I shuffled across the cold floor until I felt the wall. I felt around and finally grazed the touch screen panel with my finger tips. I tapped it a few times and was blinded by its LED glow as it powered up. It made a comforting chime as it fully came to life. I squinted, fighting off the brightness until my eyes finally adjusted to the screen. The first thing I saw was the time and date ticking across the bottom:
2:24 AM. Wednesday, January 10th, 2145.
My stomach immediately knotted up. “Well that’s not good,” I said out loud to myself. My last memories were from the year 2095. By math standards, I had been cryogenically frozen for, like, fifty years.
“I better not have a mustache!” I shouted in a panic, spinning around to look for a mirror. I settled for my reflection in the window. My young, preteen face was still in prime condition and appeared transparent, like a ghost, against the backdrop of deep space outside.
I then thought of the alarms that were blaring fifty years ago. I remembered the chaos, the mysterious distress call that seemed to confuse and rattle everyone. I remembered my dad frantically trying to keep me safe by shoving me into the, well, time capsule. “You’ll be safe here,” he said, “I’ll get you out in a few minutes.”
Yeah, good job, Dad, I thought. A few minutes, fifty years, what’s the difference? And what did I need to stay safe from exactly? What was happening to cause such mass panic on the ship? I needed answers. Surely someone was around to help me understand. Possibly even my dad, but if fifty years had gone by and he didn’t let me out, I was sure something must have happened to him. I tried not to let my imagination run too wild until I got some answers. Maybe there was a perfectly plausible explanation for everything.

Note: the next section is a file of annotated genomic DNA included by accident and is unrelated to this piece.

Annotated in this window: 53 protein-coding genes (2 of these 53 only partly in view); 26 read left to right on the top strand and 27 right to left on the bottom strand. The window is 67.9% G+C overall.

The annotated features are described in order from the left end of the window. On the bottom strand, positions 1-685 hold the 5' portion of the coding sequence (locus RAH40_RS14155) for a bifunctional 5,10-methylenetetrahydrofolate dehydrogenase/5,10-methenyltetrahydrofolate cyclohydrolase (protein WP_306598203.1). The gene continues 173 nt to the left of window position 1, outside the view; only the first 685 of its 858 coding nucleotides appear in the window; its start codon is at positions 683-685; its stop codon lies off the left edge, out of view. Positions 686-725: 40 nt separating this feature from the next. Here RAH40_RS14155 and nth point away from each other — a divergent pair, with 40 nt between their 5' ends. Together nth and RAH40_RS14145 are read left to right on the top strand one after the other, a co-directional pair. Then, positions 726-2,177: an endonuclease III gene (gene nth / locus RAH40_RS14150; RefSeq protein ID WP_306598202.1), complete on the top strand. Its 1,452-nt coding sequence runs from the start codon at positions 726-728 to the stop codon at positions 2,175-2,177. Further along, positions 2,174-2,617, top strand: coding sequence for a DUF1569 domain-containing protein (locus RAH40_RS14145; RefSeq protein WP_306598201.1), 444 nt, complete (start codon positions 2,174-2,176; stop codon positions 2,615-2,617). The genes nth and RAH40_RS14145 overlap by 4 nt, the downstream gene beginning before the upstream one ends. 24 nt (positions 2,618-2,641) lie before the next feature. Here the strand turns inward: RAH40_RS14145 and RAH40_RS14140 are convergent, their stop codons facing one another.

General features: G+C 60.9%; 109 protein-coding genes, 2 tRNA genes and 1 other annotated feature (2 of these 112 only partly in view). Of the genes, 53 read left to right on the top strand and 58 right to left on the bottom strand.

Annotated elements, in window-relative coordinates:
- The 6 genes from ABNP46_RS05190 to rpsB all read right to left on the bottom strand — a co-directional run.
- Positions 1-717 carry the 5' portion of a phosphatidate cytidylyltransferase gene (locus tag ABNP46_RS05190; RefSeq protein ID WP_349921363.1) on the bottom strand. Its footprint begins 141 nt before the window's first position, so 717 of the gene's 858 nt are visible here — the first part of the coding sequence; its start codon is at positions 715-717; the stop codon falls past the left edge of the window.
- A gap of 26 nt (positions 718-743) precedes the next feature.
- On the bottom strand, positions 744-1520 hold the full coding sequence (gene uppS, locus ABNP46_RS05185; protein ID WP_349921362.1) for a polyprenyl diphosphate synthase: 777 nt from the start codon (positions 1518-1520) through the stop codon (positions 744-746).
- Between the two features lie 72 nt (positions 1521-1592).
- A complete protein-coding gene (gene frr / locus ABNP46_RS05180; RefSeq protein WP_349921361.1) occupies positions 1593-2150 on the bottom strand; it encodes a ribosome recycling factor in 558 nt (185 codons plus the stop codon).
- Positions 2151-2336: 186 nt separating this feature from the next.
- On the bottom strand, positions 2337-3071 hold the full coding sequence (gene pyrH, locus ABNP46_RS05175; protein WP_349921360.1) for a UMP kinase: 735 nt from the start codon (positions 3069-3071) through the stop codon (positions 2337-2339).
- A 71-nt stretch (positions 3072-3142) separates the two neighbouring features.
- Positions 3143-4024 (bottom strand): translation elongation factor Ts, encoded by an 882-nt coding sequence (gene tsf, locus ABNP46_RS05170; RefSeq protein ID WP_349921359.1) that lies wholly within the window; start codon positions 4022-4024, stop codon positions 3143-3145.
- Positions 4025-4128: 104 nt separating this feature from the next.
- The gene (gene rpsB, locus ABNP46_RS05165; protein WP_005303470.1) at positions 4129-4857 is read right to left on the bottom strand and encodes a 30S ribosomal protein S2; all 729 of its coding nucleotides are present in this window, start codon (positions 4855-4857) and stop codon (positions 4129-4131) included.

After a moment with the control panel, I had light in the room. I put on some socks and shoes that I found in a cache box against the wall. I grabbed a flashlight and a granola bar. One bite in and I was already dropping crumbs on the floor. I went back to the control panel and unlocked the door. It beeped, unlatched and slid open.
I was surprised by how quiet the ship was. Where there was once a chaotic scene of panic and mass confusion, was now nothing but a labyrinth of cold, silent, empty corridors.
“Hello?” I called out, but my small voice only echoed. There was no response from anyone.
Suddenly, the ship vibrated as the air recycling system kicked on. Warm air started to blow from vents high on the ceiling, making dust webs flutter between their steel grates. I walked from hall to hall, calling out for anyone. “Dad? Charlotte?”
Charlotte was a friend of mine. She was Tillman’s daughter. Tillman was the head mechanic on the ship. We used to run around and play hide and seek together. And in a ship the size of a small city, complete with teleportation booths that could take you from one end of it to the other, the hiding places seemed endless.
I approached a storage room. The door sensed my body in front of it and it slid open. The room wasn’t as brightly lit as the rest of the ship, so I aimed my flashlight and guided the beam around inside of it. There were metal crates, barrels and more cache boxes with supplies. The vent above me blew more warm air. It smelled hot; it was adjusting to not having been on in a long time.
I didn’t want to admit it to myself, but I was starting to accept the fact that I may have been the only one on board. If I could make it to a teleportation booth and get to the control room, I would be able to access diagnostics and details on the ship’s log. That would hopefully supply me with some answers. And I had my fingers crossed that maybe some of the crew was over that way.
I located the closed booth, it was only a few minutes walk from the storage room. I tapped the control panel and plugged in my end coordinates; Sector 1, Command Center Block.
The door slid shut and the machine turned on. A white light filled the booth and I was broken down into billions of microscopic parts. I was rebuilt to perfection seconds later in another booth on the opposite side of Humanity’s Last Hope. I was in Sector 1, a block of control rooms, command centers and the pilots operations area (basically the cockpit, but much larger).
The door to the main command center slid open, and as soon as it did so, I could hear an alert beeping on one of the 72 inch display screens. I rushed over to it and read the alert out loud to myself.